In addition to the well-documented stabilizing roles of water-mediated interactions in biological complexes, hydration can also have a destabilizing effect, as recently described by Silva et al.[15] The authors attributed the enhanced stability of cognate DNA-WT p53 complexes to the exclusion of unfavorable water-mediated interactions from the protein surface. Conversely, infiltration of water inside mutant complexes would be responsible for their destabilization and promote aggregation of p53 molecules. The above reasoning suggests that the lower stability of the R248Q p53 complex at high temperatures is a result of structural changes in its hydration networks, as evidenced by the formation of an interfacial water-filled cavity at 305 K and the transformation of direct DNA contacts into water-mediated interactions at 305 and 310 K. Therefore, alterations in the hydrogen bond network provide an effective structural framework for understanding changes in DNA binding for the R248Q mutant p53 at physiological temperatures.

Binding Energy Analysis

MD simulations of the p53–DNA complexes and the hydrogen bonding analysis provided valuable insights into the dynamics of their interactions and the role of water at the interface of complexes. Our next step was to investigate the influence of temperature on the stability of the p53 variants. To this end, the thermodynamics of p53-DNA binding were evaluated using the molecular mechanics Poisson-Boltzmann surface area (MM-PBSA) method, a well-established technique that takes into account the effects of solvation, ionic concentrations, entropy and molecular mechanics interactions. It has been previously employed in many similar studies[27],[28],[29] and has produced accurate free energy estimates at a reasonable computational cost. Its main advantages include the lack of adjustable parameters and the possibility of using a single MD simulation for the complete system to determine all energy values.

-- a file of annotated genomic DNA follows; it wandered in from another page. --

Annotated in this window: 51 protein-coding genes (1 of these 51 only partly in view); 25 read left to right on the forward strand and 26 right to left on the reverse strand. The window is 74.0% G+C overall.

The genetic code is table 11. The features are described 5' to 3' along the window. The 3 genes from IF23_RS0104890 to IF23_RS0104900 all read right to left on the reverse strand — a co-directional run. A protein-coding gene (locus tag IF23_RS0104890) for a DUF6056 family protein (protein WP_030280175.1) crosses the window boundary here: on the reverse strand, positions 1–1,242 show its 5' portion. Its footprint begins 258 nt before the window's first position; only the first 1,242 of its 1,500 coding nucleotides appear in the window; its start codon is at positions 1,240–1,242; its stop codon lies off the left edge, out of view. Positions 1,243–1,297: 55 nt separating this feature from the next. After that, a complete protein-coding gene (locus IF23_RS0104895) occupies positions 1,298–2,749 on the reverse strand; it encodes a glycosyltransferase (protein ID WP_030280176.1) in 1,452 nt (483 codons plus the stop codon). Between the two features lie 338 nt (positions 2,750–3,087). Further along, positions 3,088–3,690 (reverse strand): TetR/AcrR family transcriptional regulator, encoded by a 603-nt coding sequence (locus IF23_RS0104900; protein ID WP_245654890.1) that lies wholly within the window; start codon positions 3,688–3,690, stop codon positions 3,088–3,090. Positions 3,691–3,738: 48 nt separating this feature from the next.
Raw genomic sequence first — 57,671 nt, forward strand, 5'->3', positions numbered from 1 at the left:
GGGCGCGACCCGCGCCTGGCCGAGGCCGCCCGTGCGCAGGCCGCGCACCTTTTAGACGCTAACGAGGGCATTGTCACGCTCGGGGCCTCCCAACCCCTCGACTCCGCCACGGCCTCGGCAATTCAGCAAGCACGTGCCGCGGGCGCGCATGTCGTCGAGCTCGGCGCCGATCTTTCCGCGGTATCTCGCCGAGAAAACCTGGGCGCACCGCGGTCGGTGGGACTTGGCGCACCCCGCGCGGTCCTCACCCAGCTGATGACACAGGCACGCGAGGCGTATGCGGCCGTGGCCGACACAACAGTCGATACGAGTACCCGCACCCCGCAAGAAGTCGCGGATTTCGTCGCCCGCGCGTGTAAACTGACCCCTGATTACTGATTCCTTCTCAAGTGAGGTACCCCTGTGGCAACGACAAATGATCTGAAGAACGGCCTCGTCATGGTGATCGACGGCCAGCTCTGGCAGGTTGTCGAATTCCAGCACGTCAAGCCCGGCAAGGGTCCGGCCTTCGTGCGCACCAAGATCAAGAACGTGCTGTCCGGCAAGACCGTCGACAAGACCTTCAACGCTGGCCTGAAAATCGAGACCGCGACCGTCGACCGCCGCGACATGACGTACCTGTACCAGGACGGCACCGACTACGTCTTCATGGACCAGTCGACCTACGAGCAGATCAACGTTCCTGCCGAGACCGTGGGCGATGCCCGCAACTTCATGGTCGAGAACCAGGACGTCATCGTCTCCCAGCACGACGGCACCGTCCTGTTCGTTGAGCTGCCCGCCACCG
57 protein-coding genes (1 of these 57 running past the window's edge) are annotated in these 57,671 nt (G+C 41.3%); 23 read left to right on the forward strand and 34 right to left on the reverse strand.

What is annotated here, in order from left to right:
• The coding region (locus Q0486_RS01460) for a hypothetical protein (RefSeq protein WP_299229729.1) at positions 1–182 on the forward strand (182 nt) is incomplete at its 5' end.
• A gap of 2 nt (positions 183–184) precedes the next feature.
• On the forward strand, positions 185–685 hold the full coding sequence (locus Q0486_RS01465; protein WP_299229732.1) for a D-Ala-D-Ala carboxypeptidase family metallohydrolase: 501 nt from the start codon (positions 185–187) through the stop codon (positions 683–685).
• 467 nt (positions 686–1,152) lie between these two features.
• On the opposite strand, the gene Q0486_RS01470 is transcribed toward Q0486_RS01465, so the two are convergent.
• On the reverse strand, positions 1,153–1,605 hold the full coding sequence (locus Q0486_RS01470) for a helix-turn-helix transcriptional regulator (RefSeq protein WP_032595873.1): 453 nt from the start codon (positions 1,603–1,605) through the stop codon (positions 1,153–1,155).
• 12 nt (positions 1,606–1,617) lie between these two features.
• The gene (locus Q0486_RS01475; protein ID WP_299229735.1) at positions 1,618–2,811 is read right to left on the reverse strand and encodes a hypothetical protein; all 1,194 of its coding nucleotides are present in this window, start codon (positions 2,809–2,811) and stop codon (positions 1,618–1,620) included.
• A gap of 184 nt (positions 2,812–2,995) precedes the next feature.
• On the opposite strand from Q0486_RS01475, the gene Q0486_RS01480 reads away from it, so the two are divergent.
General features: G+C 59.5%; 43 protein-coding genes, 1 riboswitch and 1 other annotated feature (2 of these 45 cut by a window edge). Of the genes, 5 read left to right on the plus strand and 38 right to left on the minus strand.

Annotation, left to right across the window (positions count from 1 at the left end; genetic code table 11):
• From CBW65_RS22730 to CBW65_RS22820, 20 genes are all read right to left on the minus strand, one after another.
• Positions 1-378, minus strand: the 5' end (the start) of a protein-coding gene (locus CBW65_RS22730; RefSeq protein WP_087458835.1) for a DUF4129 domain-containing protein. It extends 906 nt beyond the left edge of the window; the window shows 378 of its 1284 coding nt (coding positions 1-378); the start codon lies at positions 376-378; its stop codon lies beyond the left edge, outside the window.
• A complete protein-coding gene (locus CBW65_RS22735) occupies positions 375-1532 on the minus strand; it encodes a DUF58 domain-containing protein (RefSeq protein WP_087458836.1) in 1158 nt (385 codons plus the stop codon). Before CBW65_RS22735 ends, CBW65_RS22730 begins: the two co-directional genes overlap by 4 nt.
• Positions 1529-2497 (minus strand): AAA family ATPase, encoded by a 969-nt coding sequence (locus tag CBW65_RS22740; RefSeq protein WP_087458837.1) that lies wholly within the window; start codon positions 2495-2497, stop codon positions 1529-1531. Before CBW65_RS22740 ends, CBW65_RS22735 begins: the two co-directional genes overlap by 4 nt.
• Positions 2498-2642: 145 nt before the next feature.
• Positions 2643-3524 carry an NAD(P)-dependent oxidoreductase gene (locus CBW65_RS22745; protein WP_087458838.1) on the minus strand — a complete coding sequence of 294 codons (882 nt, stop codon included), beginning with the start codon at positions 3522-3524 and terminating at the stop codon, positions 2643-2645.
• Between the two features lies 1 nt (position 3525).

The binding energy calculations are listed in Table 1 for the two p53 structures at three different temperatures. It should be mentioned that binding energies are reported relative to the WT binding energy at 300 K, which was estimated as −12 kcal/mol. Our calculations indicate that binding to DNA is maintained by the WT protein both at 305 and 310 K. This is supported by experimental evidence that WT p53-complex has a melting temperature of 322 K, indicating that the complex is stable at 310 K.[7] While our results indicate that the binding affinity is enhanced at physiological temperature, in vitro measurements showed a decrease in the binding affinity of WT p53 at 310 K.[16],[30] The conflicting observations may be related to experimental conditions and techniques. It has been shown that the stability of p53 and DNA binding affinity is highly sensitive to ionic strength, DNA sequence and pressure.[31],[16] Nonetheless, the results agree on the qualitative aspects of binding, i.e., WT p53 DBD can bind to the DNA at all three temperatures and also validates the MM-PBSA method as an adequate binding energy evaluation technique.[16] At 300 K, the binding energy of R248Q is decreased by ∼3 kcal/mol compared to the WT at the same temperature, signifying its possible binding to DNA. When the temperature is raised to 305 K and 310 K, the binding energy of the mutant p53 increases by 12 and 15 kcal/mol, respectively, relative to the WT. These observations indicate that binding of R248Q to DNA becomes highly unfavorable with increasing temperature. Taken together with our observations from hydrogen bond analysis, changes in the binding energy of the mutant p53 may be interpreted as a significant weakening of DNA-binding at 305 and 310 K while WT p53 retains its binding characteristics at these same temperatures.